Welcome to Poetry.com

Poetry.com is a huge collection of poems from famous and amateur poets from around the world — collaboratively published by a community of authors and contributing editors.

Navigate through our poetry database by subjects, alphabetically or simply search by keywords. You can submit a new poem, discuss and rate existing work, listen to poems using voice pronunciation and even translate pieces to many common and not-so-common languages.

The Prophetic Bard's Oration: From A Faun's Holiday

'Be warned! I feel the world grow old,
And off Olympus fades the gold
Of the simple passionate sun;
And the Gods wither one by one;
Proud-eyed Apollo's bow is broken,
And throned Zeus nods nor may be woken
But by the song of spirits seven
Quiring in the midnight heaven
Of a new world no more forlorn,
Sith unto it a Babe is born,
That in a propped, thatched stable lies,
While with darkling, reverent eyes
Dusky Emperors, coifed in gold,
Kneel mid the rushy mire, and hold
Caskets of rubies, urns of myrrh,
Whose fumes enwrap the thurifer
And coil toward the high dim rafters
Where, with lutes and warbling laughters,
Clustered cherubs of rainbow feather,
Fanning the fragrant air together,
Flit in jubilant holy glee,
And make heavenly minstrelsy
To the Child their Sun, whose flow
Bathes them His cloudlets from below . . . .
Long shall this chimed accord be heard,
Yet all earth hushed to His first word:
Then shall be seen Apollo's car
Blaze headlong like a banished star;
And the Queen of heavenly Loves
Dragged downward by her dying doves;
Vulcan, spun on a wheel, shall track
The circle of the zodiac;
Silver Artemis be lost,
To the polar blizzards tossed;
Heaven shall curdle as with blood;
The sun be swallowed in the flood;
The universe be silent save
For the low drone of winds that lave
The shadowed great world's ashen sides
As through the rustling void she glides.
Then shall there be a whisper heard
Of the Grave's Secret and its Word,
Where in black silence none shall cry
Save those who, dead-affrighted, spy
How from the murmurous graveyeards creep
The figures of eternal sleep.
Last: when 'tis light men shall behold,
Beyond the crags, a flower of gold
Blossoming in a golden haze,
And, while they guess Zeus' halls now blaze,
Shall in the blossom's heart descry
The saints of a new hierarchy! '

He ceased . . . and in the morning sky
Zeus' anger threatened murmurously.
I sped away. The lightning's sword
Stabbed on the forest. But the word
Abides with me. I feel its power
Most darkly in the twilit hour,
When Night's eternal shadow, cast
Over earth hushed and pale and vast,
Darkly foretells the soundless Night
In which this orb, so green, so bright,
Now spins, and which shall compass her
When on her rondure nought shall stir
But snow-whorls which the wind shall roll
From the Equator to the Pole . . . .
For everlastingly there is
Something Beyond, Behind: I wis
All Gods are haunted, and there clings,
As hounds behind fled sheep, the things
Beyond the Universe's ken:
Gods haunt the Half-Gods, Half-Gods men,
And Man the brute. Gods, born of Night
Feel a blacker appetite
Gape to devour them; Half-Gods dread
But jealous Gods; and mere men tread
Warily lest a Half-God rise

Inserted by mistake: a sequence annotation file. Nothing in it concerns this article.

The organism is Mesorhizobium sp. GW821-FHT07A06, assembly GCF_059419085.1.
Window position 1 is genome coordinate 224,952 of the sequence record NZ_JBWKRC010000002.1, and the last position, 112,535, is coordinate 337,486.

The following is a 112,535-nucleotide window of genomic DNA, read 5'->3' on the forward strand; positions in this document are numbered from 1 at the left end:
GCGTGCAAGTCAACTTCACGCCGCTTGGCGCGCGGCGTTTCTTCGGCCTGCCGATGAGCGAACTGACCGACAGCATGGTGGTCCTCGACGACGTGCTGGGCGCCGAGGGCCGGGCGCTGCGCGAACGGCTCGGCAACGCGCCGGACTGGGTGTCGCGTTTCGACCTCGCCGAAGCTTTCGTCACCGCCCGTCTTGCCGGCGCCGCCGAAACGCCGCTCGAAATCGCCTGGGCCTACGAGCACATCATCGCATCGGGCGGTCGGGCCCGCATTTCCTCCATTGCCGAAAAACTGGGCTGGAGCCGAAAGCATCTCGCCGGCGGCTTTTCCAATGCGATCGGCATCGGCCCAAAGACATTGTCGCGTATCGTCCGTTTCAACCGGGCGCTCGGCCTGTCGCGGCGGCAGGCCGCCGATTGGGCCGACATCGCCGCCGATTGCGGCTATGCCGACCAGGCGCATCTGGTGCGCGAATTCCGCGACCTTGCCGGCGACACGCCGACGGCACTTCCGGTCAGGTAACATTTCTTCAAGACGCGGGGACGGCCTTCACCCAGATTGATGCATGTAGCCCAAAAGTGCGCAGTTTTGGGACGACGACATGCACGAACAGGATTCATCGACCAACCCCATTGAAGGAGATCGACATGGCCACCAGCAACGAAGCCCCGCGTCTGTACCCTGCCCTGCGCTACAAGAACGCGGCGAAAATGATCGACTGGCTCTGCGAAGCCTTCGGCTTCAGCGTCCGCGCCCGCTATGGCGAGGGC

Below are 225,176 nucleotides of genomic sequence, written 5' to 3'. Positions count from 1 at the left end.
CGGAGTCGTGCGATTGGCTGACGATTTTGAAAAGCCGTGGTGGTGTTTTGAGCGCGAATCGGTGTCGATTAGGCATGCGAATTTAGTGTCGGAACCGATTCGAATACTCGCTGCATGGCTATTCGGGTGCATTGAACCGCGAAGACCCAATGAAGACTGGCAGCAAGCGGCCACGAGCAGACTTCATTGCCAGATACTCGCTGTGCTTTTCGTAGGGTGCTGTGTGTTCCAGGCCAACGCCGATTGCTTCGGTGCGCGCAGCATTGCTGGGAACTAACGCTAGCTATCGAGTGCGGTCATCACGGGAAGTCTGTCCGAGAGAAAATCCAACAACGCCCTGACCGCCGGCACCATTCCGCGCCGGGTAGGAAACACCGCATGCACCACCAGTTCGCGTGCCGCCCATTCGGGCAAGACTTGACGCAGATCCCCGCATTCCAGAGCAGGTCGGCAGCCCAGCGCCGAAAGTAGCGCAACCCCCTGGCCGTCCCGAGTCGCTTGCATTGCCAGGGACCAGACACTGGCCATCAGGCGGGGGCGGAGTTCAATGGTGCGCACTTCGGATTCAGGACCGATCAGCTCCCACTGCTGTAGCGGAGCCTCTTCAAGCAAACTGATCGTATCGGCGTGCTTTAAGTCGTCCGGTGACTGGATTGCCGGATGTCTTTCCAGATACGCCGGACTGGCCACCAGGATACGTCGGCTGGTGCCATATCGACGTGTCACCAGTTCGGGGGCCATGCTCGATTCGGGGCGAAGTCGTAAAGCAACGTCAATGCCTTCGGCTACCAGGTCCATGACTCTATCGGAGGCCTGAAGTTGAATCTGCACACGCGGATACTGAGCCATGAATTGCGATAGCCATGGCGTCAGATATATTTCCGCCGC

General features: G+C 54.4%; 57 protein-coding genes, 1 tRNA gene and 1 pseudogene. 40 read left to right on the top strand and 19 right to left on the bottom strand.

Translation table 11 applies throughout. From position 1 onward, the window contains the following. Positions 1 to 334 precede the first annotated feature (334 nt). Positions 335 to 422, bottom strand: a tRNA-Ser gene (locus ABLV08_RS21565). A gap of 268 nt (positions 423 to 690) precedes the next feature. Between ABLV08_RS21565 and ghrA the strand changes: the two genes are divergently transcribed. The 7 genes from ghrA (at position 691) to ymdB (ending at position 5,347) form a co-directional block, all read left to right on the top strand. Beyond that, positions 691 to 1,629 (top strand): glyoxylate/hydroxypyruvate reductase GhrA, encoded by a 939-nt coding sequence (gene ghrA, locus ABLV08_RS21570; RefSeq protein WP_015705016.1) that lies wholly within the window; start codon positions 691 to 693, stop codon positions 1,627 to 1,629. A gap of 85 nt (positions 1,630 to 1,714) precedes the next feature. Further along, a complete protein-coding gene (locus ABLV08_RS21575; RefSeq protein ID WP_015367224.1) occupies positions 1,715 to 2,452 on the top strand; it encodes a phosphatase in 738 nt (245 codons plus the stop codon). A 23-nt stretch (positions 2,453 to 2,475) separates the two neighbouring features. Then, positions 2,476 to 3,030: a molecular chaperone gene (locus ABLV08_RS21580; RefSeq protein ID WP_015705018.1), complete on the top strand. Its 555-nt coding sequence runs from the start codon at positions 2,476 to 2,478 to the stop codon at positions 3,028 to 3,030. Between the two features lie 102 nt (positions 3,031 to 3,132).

And loose on them from empty skies
Amazement, thunder, stark affright,
Famine and sudden War's thick night,
In which loud Furies hunt the Pities
Through smoke above wrecked, flaming cities.

For Pan, the Unknown God, rules all.
He shall outlive the funeral,
Change, and decay, of many Gods,
Until he, too, lets fall his rods
Of viewless power upon that minute
When Universe cowers at Infinite!

Rate this poem:(0.00 / 0 votes)
Font size:
Collection  Edit     
 

Submitted on May 13, 2011

2:44 min read
43 Views

Discuss this Robert Nichols poem with the community:

0 Comments

    Translation

    Find a translation for this poem in other languages:

    Select another language:

    • - Select -
    • 简体中文 (Chinese - Simplified)
    • 繁體中文 (Chinese - Traditional)
    • Español (Spanish)
    • Esperanto (Esperanto)
    • 日本語 (Japanese)
    • Português (Portuguese)
    • Deutsch (German)
    • العربية (Arabic)
    • Français (French)
    • Русский (Russian)
    • ಕನ್ನಡ (Kannada)
    • 한국어 (Korean)
    • עברית (Hebrew)
    • Gaeilge (Irish)
    • Українська (Ukrainian)
    • اردو (Urdu)
    • Magyar (Hungarian)
    • मानक हिन्दी (Hindi)
    • Indonesia (Indonesian)
    • Italiano (Italian)
    • தமிழ் (Tamil)
    • Türkçe (Turkish)
    • తెలుగు (Telugu)
    • ภาษาไทย (Thai)
    • Tiếng Việt (Vietnamese)
    • Čeština (Czech)
    • Polski (Polish)
    • Bahasa Indonesia (Indonesian)
    • Românește (Romanian)
    • Nederlands (Dutch)
    • Ελληνικά (Greek)
    • Latinum (Latin)
    • Svenska (Swedish)
    • Dansk (Danish)
    • Suomi (Finnish)
    • فارسی (Persian)
    • ייִדיש (Yiddish)
    • հայերեն (Armenian)
    • Norsk (Norwegian)
    • English (English)

    Citation

    Use the citation below to add this poem to your bibliography:

    Style:MLAChicagoAPA

    "The Prophetic Bard's Oration: From A Faun's Holiday" Poetry.com. STANDS4 LLC, 2021. Web. 7 May 2021. <https://www.poetry.com/poem/31782/the-prophetic-bard's-oration:-from-a-faun's-holiday>.

    We need you!

    Help us build the largest poetry community and poems collection on the web!

    More poems by

    Robert Nichols

    »

    Browse Poetry.com

    Quiz

    Are you a poetry master?

    »
    How many syllables an Iambic Pentameter line must have?
    • A. 3
    • B. 10
    • C. 12
    • D. 20

    Our favorite collection of

    Famous Poets

    »